A man from Saudi Arabia who suffered from regular nosebleeds was recently found to have an extra tooth growing in his nose – a rare but not unheard of medical phenomenon.
The 22-year-old reportedly experienced nosebleeds multiple times a month for years before he went to doctors, according to a report published by the American Journal of Case Reports and the Blaze. After it was discovered, the man had the growth surgically removed.
Doctors discovered an “ivory white nasal mass” in the man’s left nasal cavity. According to the report, it was causing bleeding when it was examined.
“It’s an unusual case of an extra tooth – certainly, the most impressive intranasal photo I think I’ve ever seen of one. I’ve never seen the tooth actually in there,” said Dr. John Hellstein, a dentist in Iowa, according to Live Science.
Other studies have also reported cases of teeth growing in people’s noses. More than a decade ago, the American Journal of Neuroradiology published a study that included reports on three cases where teeth had grown in noses.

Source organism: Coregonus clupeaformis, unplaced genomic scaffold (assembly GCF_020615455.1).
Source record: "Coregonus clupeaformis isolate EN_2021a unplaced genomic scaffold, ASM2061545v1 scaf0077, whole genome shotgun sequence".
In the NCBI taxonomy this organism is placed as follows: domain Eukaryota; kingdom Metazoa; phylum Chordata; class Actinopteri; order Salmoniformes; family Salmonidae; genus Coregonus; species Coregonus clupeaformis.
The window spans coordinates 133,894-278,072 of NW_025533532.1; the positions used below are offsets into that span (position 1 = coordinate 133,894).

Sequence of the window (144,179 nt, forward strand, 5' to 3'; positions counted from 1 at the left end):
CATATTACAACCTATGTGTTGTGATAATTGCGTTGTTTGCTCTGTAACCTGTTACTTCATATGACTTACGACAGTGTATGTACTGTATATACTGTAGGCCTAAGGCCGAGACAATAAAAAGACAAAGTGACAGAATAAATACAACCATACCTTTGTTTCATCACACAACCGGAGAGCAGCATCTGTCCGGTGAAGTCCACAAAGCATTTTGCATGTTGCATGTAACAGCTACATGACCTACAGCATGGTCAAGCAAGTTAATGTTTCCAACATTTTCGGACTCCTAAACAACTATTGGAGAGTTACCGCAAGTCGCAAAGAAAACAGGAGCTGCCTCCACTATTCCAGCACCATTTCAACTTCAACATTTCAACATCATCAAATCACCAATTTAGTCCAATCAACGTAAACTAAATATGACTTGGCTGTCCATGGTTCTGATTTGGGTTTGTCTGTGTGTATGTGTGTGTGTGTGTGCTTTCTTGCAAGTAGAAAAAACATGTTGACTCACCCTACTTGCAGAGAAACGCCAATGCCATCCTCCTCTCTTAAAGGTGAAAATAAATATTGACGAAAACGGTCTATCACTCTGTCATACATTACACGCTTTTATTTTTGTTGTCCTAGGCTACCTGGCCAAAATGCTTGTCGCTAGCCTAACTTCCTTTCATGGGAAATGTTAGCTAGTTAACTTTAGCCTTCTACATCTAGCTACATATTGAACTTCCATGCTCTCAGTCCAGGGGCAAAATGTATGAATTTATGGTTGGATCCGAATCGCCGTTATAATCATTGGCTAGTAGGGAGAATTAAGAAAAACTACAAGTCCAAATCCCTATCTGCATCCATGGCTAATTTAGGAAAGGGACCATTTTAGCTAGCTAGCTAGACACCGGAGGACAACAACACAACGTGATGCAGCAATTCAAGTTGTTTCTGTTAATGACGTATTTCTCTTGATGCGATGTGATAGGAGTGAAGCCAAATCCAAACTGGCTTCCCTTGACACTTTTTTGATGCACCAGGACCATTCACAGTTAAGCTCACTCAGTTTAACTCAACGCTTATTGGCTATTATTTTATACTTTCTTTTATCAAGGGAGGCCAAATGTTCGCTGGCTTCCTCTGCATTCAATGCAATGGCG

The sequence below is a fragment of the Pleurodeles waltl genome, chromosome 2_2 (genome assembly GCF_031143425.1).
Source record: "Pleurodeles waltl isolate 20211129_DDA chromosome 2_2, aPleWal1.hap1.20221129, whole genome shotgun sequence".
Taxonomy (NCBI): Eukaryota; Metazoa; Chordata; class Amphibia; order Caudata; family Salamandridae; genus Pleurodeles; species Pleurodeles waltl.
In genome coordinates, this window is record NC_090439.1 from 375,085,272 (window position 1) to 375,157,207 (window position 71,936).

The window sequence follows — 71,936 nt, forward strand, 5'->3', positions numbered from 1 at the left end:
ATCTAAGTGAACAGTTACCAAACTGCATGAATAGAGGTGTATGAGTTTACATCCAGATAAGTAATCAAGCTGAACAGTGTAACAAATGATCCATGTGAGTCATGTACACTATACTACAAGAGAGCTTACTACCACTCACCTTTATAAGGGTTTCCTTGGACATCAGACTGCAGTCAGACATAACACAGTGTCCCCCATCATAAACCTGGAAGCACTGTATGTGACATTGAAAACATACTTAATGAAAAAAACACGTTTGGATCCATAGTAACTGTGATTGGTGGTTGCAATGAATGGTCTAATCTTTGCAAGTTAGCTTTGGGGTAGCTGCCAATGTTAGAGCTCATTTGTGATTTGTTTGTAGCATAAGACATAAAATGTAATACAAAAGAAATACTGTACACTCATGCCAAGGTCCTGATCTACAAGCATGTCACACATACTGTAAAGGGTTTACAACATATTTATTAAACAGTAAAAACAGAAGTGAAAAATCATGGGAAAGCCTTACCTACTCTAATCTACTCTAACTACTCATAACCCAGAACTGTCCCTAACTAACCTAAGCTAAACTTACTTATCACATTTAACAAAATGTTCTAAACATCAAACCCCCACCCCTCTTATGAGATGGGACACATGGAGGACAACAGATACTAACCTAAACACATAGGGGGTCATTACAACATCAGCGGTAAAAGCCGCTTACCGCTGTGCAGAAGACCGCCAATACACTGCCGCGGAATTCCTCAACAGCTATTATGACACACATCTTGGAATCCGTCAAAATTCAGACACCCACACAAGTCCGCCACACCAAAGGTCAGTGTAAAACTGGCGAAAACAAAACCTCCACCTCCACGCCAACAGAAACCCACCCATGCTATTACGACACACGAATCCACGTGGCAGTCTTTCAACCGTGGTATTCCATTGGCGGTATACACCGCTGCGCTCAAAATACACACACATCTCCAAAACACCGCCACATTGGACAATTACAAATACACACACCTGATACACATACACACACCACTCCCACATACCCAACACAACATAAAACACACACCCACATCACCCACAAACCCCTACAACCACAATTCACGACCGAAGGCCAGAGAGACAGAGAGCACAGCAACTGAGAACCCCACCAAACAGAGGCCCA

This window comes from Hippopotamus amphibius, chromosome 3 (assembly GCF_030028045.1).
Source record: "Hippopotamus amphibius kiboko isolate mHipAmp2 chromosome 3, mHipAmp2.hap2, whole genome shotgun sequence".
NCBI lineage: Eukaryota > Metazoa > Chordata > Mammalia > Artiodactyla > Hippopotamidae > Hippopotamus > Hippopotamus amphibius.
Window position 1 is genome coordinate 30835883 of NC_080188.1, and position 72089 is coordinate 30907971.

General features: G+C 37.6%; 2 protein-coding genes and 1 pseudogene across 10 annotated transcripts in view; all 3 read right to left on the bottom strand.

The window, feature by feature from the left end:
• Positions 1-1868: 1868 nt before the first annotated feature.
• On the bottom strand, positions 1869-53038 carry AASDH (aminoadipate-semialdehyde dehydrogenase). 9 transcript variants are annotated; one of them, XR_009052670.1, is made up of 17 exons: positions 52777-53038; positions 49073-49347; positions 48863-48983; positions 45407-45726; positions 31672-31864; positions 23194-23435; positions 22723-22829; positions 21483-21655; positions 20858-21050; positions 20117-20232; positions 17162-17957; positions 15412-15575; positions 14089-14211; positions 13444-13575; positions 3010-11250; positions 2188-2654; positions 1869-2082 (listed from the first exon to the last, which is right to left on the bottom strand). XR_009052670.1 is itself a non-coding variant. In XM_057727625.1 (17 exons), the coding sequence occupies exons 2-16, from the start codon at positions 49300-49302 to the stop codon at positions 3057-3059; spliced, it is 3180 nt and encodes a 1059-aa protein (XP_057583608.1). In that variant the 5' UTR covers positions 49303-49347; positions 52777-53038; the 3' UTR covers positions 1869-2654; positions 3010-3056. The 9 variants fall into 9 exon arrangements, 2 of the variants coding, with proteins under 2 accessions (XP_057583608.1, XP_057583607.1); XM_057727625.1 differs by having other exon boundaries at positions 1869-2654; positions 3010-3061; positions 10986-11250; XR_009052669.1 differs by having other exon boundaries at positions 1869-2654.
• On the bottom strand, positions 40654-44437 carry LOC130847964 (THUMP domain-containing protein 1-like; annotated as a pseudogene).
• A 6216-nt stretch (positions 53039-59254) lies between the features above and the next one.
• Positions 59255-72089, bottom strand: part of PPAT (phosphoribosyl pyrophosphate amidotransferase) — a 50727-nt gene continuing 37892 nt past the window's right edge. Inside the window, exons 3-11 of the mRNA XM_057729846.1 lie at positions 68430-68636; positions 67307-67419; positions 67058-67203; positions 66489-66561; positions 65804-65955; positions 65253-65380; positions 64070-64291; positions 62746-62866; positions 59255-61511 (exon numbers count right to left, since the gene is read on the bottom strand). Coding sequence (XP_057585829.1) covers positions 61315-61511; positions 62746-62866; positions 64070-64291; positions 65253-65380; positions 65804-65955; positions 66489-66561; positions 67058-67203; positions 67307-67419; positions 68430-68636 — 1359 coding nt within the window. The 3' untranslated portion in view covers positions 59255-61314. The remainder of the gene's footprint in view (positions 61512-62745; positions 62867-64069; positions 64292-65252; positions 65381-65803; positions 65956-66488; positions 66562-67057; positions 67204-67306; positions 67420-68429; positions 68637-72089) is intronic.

The unusual growths affect less than 1 percent of the population, according to the report. The growths could be caused by “trauma, infection, anatomical malformations and genetic factors.”
Source: The Blaze, Image Credit: Hamed O. Al Dhafeeri, Abdulmajid Kavarodi, Khalil Al Shaikh, Ahmed Bukhari, Omair Al Hussain, Ahmed El Baramawy. American Journal of Case Reports.